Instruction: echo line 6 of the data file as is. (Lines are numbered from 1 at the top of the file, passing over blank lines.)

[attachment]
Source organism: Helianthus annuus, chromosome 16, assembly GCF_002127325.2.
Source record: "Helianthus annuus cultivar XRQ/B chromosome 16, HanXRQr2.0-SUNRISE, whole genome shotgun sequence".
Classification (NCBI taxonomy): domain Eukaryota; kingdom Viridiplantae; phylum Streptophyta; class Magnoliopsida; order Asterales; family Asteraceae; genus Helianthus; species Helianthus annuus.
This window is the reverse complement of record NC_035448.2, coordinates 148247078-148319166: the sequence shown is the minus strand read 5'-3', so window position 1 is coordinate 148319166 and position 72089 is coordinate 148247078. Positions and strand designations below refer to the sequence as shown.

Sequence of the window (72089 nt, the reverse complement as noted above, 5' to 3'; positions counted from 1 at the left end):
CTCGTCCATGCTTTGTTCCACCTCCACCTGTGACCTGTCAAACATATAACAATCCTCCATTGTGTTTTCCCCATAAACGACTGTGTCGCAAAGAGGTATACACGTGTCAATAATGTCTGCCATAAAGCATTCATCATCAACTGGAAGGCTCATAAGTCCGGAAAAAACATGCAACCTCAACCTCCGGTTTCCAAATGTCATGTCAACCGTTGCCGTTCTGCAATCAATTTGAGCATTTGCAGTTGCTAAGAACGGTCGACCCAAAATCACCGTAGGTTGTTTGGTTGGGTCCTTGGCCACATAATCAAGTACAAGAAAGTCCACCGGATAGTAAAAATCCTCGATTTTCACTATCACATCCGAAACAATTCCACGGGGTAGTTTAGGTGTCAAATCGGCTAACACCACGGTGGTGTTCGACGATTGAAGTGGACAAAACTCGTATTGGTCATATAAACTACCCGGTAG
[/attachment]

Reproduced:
CTCGTCCATGCTTTGTTCCACCTCCACCTGTGACCTGTCAAACATATAACAATCCTCCATTGTGTTTTCCCCATAAACGACTGTGTCGCAAAGAGGTATACACGTGTCAATAATGTCTGCCATAAAGCATTCATCATCAACTGGAAGGCTCATAAGTCCGGAAAAAACATGCAACCTCAACCTCCGGTTTCCAAATGTCATGTCAACCGTTGCCGTTCTGCAATCAATTTGAGCATTTGCAGTTGCTAAGAACGGTCGACCCAAAATCACCGTAGGTTGTTTGGTTGGGTCCTTGGCCACATAATCAAGTACAAGAAAGTCCACCGGATAGTAAAAATCCTCGATTTTCACTATCACATCCGAAACAATTCCACGGGGTAGTTTAGGTGTCAAATCGGCTAACACCACGGTGGTGTTCGACGATTGAAGTGGACAAAACTCGTATTGGTCATATAAACTACCCGGTAG